Possible consequences of the active effects on the infant's immune system by breastfeeding
Careful epidemiological studies have shown that breastfed infants are better protected against certain infections than not breastfed for years after the termination of lactation.4 Thus Swedish infants remained better protected against Haemophilus influenzae type b infection still 10 years later.26,27 Such data were also collected for diarrhoea, respiratory tract infections and otitis media.11,28,29 The occurrence of wheezing bronchitis was less common still 6-7 years after the termination of breastfeeding.30 This could be an anti-allergy effect, but could also be due to prevention of the viral infections which are known to initiate some 85 % of attacks of wheezing bronchitis. The protective effect was mainly seen among non-atopic children.31,32
Certain studies suggest that breastfeeding enhances vaccine responses against tetanus, diphtheria, polio virus, Haemophilus influenzae type B and BCG vaccines.33-36 Other studies have not confirmed all of these observations. Further work is important.
It has long been debated whether or not breastfeeding prevents allergy and asthma. There are reports showing an effect, or a temporary effect and others which show no effect.4 Recently an interesting study by Saarinen and Kajosaari from Finland indicated that there was significant protection against food allergy at 2-3 years of age followed by significant protection against inhalant allergy up to the age of 17 when the follow up was completed.37
There are several publications suggesting that breastfeeding may decrease the risk of certain autoimmune diseases like type 1 diabetes,4 but that has been questioned.38 Single studies indicate that there may be protection by breastfeeding against rheumatoid arthritis, multiple sclerosis, lymphoma, appendicitis, tonsillitis, pyloric stenosis.4 All these investigations need to be confirmed. This is also true for the observations that breastfeeding may decrease the risk of Crohn's disease and ulcerative colitis,39,40 whereas the data showing protection against coeliac disease seem quite convincing.41 The risk of developing disease seems to be diminished if gluten is introduced during breastfeeding.42,43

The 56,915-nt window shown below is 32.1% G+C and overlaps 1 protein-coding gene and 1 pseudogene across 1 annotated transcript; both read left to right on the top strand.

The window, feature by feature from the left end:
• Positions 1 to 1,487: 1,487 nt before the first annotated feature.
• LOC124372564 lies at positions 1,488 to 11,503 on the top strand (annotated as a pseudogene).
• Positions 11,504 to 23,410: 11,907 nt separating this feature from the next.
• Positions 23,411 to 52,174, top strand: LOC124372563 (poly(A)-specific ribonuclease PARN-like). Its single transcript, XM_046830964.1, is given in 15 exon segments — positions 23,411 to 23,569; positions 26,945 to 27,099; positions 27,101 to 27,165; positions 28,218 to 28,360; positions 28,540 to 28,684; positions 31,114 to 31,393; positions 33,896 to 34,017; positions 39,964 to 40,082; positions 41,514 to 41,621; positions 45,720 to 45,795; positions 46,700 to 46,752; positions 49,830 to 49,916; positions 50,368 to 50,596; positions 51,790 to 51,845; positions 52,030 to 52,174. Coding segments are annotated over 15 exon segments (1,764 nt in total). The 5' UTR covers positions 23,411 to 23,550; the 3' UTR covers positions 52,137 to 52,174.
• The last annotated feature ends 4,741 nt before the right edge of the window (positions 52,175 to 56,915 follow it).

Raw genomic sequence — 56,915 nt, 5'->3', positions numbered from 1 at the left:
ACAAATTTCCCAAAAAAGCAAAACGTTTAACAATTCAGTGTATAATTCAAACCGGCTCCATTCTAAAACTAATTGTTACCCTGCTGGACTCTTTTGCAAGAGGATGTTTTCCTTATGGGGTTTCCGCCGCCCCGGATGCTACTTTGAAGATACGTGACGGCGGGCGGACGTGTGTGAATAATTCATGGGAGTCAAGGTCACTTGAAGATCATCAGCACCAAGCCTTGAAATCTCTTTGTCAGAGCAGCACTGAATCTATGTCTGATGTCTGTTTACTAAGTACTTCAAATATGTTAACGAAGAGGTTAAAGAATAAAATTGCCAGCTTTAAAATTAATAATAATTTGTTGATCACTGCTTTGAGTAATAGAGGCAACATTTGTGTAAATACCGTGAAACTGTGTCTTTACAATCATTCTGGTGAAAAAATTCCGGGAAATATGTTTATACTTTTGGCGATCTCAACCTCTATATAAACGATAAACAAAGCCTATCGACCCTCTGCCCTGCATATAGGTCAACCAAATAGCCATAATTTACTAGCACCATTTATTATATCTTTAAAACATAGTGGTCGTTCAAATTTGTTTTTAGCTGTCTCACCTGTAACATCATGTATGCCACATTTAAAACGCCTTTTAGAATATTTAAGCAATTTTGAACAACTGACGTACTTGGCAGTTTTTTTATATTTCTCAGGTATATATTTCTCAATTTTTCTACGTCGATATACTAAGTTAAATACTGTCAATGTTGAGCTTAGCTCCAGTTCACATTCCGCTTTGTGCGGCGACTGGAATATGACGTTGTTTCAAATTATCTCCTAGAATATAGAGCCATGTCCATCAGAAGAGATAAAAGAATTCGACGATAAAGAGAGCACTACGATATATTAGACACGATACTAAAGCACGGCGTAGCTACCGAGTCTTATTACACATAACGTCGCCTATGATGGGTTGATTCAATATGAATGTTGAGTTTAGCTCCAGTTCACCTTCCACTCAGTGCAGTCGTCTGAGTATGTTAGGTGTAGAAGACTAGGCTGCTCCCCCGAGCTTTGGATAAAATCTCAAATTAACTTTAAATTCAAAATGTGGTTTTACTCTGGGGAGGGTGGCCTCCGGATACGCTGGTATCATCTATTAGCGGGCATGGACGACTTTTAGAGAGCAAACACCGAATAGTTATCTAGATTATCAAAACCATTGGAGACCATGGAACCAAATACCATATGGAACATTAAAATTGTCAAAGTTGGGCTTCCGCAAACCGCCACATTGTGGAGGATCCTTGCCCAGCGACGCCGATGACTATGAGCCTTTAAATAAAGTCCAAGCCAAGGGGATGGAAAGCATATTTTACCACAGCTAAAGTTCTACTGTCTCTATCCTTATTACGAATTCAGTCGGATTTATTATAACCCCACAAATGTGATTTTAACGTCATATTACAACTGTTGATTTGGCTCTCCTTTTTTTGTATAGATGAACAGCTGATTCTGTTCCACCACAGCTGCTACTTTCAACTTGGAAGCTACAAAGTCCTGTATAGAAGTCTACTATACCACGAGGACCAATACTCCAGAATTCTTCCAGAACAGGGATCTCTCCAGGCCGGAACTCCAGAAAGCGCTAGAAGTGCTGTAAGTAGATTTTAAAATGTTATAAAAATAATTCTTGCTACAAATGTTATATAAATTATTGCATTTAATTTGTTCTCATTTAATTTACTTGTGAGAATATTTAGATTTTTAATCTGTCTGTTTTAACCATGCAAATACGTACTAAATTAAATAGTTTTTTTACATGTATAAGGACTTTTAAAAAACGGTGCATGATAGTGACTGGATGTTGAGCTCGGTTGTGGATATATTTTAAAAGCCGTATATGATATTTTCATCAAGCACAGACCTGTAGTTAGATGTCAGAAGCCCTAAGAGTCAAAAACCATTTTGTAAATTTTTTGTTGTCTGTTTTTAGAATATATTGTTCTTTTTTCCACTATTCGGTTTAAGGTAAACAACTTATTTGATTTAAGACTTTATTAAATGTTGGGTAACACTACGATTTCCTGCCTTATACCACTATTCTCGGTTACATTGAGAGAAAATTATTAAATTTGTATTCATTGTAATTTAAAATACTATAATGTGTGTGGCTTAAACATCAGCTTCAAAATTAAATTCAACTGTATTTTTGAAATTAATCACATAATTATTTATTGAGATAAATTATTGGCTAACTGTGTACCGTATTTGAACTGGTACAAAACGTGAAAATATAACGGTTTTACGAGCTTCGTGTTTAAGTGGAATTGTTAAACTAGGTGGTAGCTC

The background to these effects might be that the stimulated immune system of the breastfed infant might give better vaccine responses and better protection against infection. Such a stimulated immune system might possibly also be better controlled and more ready to respond with immunological tolerance to allergens and autoantigens.
In conclusion, it seems that scientific evidence give strong arguments for breastfeeding. It protects efficiently in developing as well as developed counties against numerous infections not only during breastfeeding, but in several instances also for years afterwards.
In addition it might be that the immune system of the breastfed infant after active stimulation by immune components in the mothers' milk is in better control with a deceased risk of immunological diseases like allergy, autoimmune diseases and inflammatory bowel diseases as a result. This, however, must be further studied.